In Focus is a refereed IGD blog spot providing snip analysis by IGD staff and external analysts on topical developments in Africa and the world. If you want to have your commentary considered, write an e-mail to firstname.lastname@example.org. Older In Focus articles may be found in the archives section.
Please note the views and opinions expressed in the In Focus Blog are those of the individual authors may not necessarily be shared by the IGD or its affiliates.
- Wednesday, 12 August 2015
- By Andrea Royeppen
In the month of August, Nigeria takes up the rotational presidency of the United Nations Security Council (UNSC). Nigeria was elected as a non-permanent member of the UNSC in 2013 for the period of 2014-2015. In a somewhat historical election, this is the first time that a member of the council assumes leadership for the fourth time in two different tenures in the space of five years. Nigeria can therefore harness important institutional memory here as the same Nigerian Ambassador to the UN, Joy Ogwu, has held this position before. While this presidential leadership of the UNSC only lasts a month, it provides a strategic platform for Nigeria to illustrate its commitment to international issues of peace and security and demonstrate its capability as a contender for a permanent seat, should a reform of the UNSC ever offer an African seat(s). More importantly, it could provide Nigeria with an opportunity to advocate for greater international support for the fight against Boko Haram.
- Tuesday, 11 August 2015
- By Wayne J. Jumat
The results of Guyana’s 2015 elections and the new incoming administration led by President Danny Granger from the APNU (A Partnership for National Unity), did not change Georgetown’s pursuit of its foreign policy objective of territorial integrity. One of the most pressing concerns of the ruling coalition remains historical and current issues pertaining to its western frontier that faces a serious test of legitimate ownership due to Venezuela’s territorial claims (on land and at sea).
- Tuesday, 28 July 2015
- By Philani Mthembu
The formalisation and institutionalisation of enhanced cooperation between the BRICS countries was always mired in controversy as some questioned the viability of the partnership based on the differences of the BRICS countries. However, what is clear from the recent BRICS Summit in Ufa is that despite the steady flow of criticism and sometimes ridicule levelled against the grouping, it has slowly sought areas of common interest while carefully avoiding matters of disagreement. They may not appear a coherent grouping to the outside eye, but the Ufa declaration, coupled with the Memorandum of Understanding on the New Development Bank, and the newly adopted Economic Partnership Strategy show tangible signs of a movement away from rhetoric towards operationalising the partnership. The following analysis uses the contents of these documents and agreements to take stock of what took place in Ufa and what it means about the nature of the partnerships being carved out by the BRICS group of countries.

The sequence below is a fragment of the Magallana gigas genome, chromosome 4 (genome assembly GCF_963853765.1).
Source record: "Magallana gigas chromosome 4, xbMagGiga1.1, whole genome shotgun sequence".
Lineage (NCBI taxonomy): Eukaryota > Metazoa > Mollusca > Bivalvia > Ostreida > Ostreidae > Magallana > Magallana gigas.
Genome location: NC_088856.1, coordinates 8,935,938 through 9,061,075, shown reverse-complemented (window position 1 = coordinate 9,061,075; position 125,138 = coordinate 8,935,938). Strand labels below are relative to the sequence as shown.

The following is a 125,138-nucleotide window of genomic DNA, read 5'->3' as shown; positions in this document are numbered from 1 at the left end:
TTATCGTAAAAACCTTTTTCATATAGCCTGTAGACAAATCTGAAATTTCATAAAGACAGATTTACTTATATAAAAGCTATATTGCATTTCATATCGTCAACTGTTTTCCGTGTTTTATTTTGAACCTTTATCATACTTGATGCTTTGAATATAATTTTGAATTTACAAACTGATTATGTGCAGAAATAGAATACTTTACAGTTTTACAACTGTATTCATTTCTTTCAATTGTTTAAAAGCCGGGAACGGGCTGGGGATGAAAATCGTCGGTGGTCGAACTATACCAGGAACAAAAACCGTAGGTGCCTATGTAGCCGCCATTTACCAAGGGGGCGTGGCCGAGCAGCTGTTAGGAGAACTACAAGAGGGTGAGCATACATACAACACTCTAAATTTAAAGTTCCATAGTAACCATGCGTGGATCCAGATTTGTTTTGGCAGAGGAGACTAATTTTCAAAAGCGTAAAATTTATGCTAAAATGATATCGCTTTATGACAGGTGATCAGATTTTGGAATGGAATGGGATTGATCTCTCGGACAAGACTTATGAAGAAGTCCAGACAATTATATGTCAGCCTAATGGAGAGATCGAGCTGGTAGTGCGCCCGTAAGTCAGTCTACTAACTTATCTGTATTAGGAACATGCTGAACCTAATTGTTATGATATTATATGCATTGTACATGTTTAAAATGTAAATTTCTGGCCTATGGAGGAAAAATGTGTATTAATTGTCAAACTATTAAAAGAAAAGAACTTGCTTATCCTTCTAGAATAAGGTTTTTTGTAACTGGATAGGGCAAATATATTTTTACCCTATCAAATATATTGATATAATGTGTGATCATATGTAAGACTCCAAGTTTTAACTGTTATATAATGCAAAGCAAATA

- Wednesday, 15 July 2015
- By Naledi Plaatjies
Argentina is one of the leading countries in the adoption of no-till farming. As in the case of South Africa, Argentina’s economy is dominated by the agricultural sector, dependent on processed food produce. The aim of this paper is to show how bilateral cooperation between these two developing states could foster technological advancements and transfers, as well as diversify the two countries’ export markets for their agricultural sectors.